As he finished running an oily patch down the bore, he thought about the path that this rifle had taken. He remembered his grandfather talking about sending a bunch of them home, to be built into hunting rifles for his father and brothers. All of the rifles, including this one, had been passed down to sons, and in one case, a daughter who lived for Antelope hunting. However, this particular rifle had not just been passed down as a tool for hunting. This one had been passed down to shooters. The difference being that those that came into possession of this rifle were the type that would rather go to a rifle match instead of watching football. The ones that watched the results of The National Matches the way some watch the standings in The Triple Crown. Who loved shooting and saw shooting at steel plates 1000 yards distant as a way to reach their own personal Zen. That is what made this rifle special.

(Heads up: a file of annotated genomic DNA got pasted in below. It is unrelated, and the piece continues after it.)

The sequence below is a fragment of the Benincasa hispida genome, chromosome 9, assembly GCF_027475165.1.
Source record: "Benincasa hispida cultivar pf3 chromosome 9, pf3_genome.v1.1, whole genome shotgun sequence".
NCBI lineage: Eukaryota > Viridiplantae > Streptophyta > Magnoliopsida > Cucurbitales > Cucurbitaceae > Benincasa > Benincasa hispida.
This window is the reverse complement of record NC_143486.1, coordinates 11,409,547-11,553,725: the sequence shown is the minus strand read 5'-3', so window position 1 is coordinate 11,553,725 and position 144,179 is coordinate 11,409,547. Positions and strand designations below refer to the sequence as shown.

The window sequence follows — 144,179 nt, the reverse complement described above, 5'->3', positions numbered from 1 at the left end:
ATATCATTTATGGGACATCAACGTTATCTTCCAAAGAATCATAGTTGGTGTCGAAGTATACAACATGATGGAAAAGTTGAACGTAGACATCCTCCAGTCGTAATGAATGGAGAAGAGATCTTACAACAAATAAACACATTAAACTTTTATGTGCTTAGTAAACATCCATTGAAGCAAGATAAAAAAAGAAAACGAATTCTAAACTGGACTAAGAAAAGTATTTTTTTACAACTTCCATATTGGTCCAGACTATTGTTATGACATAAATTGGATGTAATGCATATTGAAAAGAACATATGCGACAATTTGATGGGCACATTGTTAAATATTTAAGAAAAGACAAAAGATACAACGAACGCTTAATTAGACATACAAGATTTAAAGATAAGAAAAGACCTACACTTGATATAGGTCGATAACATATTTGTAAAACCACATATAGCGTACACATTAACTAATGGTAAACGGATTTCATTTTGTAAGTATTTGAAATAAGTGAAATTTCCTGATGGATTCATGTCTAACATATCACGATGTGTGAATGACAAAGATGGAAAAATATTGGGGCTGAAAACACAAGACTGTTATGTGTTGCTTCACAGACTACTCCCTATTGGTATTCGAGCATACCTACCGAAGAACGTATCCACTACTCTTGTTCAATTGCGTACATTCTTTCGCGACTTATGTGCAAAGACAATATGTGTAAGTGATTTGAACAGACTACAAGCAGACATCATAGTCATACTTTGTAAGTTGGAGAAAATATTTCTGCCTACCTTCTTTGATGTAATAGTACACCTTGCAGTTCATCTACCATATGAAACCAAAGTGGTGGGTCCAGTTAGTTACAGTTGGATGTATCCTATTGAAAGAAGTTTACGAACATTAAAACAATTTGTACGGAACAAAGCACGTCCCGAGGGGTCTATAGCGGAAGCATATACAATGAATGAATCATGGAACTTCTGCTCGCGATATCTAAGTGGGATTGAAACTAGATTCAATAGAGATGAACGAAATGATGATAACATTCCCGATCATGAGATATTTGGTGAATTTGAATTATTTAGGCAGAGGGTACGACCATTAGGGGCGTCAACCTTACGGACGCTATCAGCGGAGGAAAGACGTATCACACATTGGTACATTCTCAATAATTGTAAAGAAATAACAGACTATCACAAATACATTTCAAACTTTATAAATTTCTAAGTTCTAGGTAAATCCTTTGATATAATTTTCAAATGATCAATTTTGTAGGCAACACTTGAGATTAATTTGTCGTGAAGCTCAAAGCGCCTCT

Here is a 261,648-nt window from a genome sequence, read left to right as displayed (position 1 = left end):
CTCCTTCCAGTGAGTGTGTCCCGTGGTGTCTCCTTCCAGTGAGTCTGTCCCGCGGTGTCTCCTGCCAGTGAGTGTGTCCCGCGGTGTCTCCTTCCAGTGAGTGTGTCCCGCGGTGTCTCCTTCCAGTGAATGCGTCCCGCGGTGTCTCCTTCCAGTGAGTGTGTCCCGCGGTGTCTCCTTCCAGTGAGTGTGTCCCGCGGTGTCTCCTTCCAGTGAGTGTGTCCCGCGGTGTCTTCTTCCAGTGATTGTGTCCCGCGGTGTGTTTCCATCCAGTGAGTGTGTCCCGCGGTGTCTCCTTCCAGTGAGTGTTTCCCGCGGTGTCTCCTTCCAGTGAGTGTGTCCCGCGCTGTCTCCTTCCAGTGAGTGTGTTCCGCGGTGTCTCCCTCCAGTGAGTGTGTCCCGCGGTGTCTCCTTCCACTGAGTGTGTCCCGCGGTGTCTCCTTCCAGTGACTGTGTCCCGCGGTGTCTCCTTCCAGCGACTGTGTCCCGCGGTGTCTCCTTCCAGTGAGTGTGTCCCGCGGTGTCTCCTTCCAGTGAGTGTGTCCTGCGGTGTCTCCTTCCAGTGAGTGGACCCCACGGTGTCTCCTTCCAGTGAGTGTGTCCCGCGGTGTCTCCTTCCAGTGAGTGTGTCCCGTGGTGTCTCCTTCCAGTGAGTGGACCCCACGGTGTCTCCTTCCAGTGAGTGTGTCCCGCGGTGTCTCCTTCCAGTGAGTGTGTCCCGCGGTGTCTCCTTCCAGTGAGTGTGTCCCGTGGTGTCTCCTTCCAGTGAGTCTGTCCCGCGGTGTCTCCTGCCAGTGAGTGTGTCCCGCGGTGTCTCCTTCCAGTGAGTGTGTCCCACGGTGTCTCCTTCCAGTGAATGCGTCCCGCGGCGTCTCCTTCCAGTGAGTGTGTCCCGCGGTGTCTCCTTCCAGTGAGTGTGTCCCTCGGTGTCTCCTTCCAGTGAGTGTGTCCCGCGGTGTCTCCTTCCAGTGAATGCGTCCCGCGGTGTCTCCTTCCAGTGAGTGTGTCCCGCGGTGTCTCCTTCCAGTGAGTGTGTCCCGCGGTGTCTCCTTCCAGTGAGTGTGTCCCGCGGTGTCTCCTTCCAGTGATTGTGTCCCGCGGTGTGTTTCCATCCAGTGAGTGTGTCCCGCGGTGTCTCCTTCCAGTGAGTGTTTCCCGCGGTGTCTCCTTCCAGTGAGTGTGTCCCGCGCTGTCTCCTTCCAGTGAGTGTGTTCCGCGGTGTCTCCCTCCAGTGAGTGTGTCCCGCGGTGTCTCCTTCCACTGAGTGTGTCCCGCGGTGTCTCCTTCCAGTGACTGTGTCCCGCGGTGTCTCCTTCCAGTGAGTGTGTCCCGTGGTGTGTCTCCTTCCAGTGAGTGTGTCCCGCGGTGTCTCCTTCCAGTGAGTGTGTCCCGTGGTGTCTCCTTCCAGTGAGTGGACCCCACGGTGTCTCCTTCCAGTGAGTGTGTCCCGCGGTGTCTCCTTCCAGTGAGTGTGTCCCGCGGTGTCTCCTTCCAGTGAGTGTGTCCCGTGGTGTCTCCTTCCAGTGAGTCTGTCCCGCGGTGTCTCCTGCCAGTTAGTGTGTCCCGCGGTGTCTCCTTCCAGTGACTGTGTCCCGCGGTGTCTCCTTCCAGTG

Having completed his task, CPT Dugan placed the rifle, muzzle down, in the gun safe, closed and locked the door, and went to prepare for his trip back to The Sandbox.
On his way upstairs, he encountered his cousin Jacob, "Hey Cuz; you do any good?"
Jacob, who was holding a custom rifle by the barrel in one hand and cleaning supplies in the other, smiled, "Just my usual spectacular marksmanship. How about you?"
"Not bad. Rang steel out to 600, made a few bughole groups on paper. All in all, a good day’"
"Still, it won’t be the same without Grandpa outshooting us all. Have you seen our parents?"
"You’ve got that right. I think everyone is over at Grandpa’s with Grandma. We’re all having dinner there around 6."
"Good enough. I don’t have to report back for a week. You?"
"I’m headed out tomorrow morning. I’ve still got two months to go on this tour."
"What then?"
"I don’t know. I’m probably going to get out after this enlistment. I never intended to make this a career. Sarah wants to settle down and raise a family."